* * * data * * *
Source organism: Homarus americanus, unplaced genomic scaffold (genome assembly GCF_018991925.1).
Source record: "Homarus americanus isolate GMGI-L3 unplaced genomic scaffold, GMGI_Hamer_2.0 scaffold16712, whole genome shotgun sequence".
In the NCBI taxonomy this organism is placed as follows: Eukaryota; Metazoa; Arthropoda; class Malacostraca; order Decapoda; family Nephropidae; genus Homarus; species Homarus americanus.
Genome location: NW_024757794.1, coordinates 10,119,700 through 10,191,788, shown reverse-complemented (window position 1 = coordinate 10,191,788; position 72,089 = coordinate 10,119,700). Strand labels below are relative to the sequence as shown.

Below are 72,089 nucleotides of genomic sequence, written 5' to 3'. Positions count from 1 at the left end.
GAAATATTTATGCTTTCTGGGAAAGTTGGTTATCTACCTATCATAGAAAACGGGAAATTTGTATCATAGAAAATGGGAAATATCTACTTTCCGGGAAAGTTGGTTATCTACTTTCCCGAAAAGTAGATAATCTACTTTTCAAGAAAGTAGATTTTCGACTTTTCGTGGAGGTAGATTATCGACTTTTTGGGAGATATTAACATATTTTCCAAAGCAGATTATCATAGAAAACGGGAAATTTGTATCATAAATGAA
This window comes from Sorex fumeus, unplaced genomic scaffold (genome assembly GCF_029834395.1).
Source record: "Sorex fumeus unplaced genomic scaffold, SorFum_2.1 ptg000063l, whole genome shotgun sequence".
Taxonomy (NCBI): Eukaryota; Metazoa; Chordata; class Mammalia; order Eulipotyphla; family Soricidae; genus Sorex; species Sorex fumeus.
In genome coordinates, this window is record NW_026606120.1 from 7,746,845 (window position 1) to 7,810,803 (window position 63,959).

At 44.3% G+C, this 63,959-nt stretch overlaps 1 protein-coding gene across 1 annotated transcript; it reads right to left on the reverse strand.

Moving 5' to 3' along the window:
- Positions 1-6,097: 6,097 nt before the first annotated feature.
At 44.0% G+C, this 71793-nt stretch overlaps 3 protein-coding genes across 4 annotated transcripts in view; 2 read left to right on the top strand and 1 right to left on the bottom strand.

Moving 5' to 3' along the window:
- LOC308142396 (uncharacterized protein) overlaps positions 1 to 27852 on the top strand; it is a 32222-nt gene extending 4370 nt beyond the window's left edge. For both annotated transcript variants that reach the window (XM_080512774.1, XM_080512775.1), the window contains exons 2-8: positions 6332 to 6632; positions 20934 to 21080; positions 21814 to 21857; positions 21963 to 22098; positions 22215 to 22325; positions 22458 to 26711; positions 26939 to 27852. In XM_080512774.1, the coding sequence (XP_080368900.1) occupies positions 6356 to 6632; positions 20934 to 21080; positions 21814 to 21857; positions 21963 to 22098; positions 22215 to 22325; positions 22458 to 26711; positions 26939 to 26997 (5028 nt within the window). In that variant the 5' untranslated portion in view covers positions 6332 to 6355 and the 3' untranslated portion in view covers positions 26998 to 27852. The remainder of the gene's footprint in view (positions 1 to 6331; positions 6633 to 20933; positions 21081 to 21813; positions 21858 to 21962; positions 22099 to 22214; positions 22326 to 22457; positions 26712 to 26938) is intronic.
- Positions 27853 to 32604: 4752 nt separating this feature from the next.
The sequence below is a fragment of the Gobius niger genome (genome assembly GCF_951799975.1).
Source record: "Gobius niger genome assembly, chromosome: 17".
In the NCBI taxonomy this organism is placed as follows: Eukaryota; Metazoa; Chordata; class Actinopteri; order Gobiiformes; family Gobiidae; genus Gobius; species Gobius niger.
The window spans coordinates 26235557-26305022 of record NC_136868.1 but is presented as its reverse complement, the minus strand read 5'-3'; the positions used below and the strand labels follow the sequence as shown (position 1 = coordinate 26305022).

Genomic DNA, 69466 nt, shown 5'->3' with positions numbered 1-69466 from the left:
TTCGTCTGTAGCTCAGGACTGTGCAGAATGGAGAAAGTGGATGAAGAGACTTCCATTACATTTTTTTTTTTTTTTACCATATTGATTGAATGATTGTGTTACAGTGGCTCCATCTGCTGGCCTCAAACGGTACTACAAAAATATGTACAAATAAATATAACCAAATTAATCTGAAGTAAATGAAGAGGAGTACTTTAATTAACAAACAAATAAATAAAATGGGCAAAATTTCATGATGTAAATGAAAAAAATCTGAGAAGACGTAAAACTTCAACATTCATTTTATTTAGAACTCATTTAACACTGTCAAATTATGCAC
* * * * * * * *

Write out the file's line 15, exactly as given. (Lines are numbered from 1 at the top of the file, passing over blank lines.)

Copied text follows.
Moving 5' to 3' along the window: